Over the last month, I’ve been working with the Bonfire team to perform some initial user research on the Zappa project. The aim of the project, funded by a grant from the Culture of Solidarity Fund, is to empower communities with a dedicated tool to deal with the coronavirus “infodemic” and online misinformation in general.
We ended up speaking with 11 individuals and organisations, and have synthesised our initial user research into the first version of a report which is now available.
Although I did not do the 100 days consecutively, the expectation to write one hundred blog posts within a calendar year focused the mind somewhat. I wrote about things that I’m sometimes hesitant, for one reason or another, to post here — or that I sometimes include in commentary over at Thought Shrapnel.
As I documented in the first weeknote of this year, my past year review of 2021 led me to a decision to avoid spending time on Twitter and LinkedIn. This was mainly to do with how they make me feel; in the case of Twitter it makes me angry, and in the case of LinkedIn it makes me sad.
Mastodon and the Fediverse I feel more neutral about. Posting there seems like a good place for semi-ephemeral thoughts, but there’s nothing like publishing something in a space that you own. In addition, writing something on a blog lends an expectation of coherence and attention to spelling/grammar that isn’t always there on social media.
So, as with much of what I write here, this is a note to myself to lower the bar for the kinds of things that can appear here inbetween my regular weeknotes. It’s useful, for example, to be able to immediately respond with a blog post when someone asks how to plan a workshop. Or to remind myself how I felt a year after a friend died. Or perhaps to remind myself that side projects are worth doing.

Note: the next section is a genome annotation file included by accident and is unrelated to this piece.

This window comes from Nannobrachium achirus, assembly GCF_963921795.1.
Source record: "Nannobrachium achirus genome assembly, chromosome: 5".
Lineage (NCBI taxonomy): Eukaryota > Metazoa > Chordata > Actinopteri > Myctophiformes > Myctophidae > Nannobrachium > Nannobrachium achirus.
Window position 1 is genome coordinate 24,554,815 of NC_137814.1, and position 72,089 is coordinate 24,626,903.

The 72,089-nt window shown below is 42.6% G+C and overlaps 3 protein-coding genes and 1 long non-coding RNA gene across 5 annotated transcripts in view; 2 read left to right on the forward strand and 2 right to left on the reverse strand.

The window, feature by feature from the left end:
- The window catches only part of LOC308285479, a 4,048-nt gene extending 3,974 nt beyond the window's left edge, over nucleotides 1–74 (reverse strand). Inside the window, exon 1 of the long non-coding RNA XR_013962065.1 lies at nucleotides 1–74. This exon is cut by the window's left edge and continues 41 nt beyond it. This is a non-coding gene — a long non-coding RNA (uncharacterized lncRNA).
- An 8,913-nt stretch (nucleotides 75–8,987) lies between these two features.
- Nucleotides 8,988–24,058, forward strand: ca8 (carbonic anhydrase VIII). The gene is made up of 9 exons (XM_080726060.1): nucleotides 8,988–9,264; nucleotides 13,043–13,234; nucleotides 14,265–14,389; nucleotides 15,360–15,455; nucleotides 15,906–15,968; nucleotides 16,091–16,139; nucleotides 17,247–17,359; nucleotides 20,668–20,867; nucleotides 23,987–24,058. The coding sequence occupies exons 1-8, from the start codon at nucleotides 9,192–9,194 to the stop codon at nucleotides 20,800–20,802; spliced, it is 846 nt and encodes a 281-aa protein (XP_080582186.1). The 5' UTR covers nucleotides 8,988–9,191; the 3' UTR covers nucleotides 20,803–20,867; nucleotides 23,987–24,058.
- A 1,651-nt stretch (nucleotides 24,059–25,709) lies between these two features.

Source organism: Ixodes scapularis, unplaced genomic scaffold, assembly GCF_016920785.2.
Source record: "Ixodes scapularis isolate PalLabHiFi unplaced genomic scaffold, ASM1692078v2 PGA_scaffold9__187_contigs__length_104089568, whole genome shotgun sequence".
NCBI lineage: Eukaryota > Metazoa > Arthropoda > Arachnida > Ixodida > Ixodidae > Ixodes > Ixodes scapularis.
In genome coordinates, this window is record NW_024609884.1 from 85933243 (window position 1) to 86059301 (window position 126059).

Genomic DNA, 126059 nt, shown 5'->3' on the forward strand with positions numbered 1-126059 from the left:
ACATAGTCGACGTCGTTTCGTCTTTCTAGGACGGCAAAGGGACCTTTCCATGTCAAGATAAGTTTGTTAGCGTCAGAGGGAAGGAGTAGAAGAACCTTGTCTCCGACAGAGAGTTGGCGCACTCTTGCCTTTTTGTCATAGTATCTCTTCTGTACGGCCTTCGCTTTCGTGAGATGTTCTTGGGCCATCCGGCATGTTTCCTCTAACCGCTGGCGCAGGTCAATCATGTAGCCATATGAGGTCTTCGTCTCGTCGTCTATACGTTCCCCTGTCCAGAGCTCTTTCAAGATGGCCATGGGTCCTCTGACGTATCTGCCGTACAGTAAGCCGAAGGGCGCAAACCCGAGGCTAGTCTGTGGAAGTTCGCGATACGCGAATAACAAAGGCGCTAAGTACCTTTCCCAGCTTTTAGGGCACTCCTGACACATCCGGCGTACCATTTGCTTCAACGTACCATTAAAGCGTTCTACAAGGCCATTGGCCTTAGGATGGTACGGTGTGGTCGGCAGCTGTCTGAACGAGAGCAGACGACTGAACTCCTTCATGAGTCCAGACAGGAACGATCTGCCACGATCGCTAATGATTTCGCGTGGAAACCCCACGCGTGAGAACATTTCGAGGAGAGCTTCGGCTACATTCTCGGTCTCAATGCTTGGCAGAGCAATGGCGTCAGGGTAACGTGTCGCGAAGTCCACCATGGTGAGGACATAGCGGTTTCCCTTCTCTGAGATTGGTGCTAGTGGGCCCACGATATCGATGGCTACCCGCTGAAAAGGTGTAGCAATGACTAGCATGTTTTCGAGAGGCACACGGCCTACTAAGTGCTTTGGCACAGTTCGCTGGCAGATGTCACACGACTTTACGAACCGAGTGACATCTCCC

Is there anything that you, increasingly-rare visitor to this forest clearing, would like me to write about? Let me know in the comments below 😊
If I’d included weeknotes, which I compose every weekend, I’d perhaps have finished on time. But, for some reason, I decided not to — thinking, perhaps, that it was somehow ‘cheating’ to do so. Whatever the reason, I’ve realised that I haven’t been writing as much as usual during the pandemic.
In general, I find the quantity of my outputs are determined by the quantity and variety of my inputs. The more my information diet and everyday activities revolve around the same things, the less I’m likely to compose something new. I miss travelling in that respect. Not only does it open the mind, but meeting new people and having serendipitous conversations explains the arc of my career in a way that my LinkedIn profile does not.
As a member of the tight-knit Team Belshaw, travelling also gives me the kind of freedom from familial obligations that allows my mind to roam a little. I met my wife at university aged 18, so I’ve never truly lived the bachelor lifestyle. Conferences, events, client meetings, and mountain training enable me to travel both physically and mentally to other places in a way not afforded by other means of escape.
In particular, there’s something about travelling on planes, looking out the window, that gives one perspective on life. Given the environmental impact, I can’t see myself wanting to travel via that method in the future unless I can avoid it, so I think I’ll have to make do with the view from the top of mountains. The added benefit, of course, is that walking to the top of them not only provides exercise, but gives one time to think.
So, on reflection, it’s no wonder the quantity of my outputs have diminished in proportion to the variety of my inputs during a global pandemic. I’m very much looking forward to a bit of travel as the lockdown in the UK eases. Hopefully, that will have a knock-on effect on both the quality and quantity of my writing here, and elsewhere.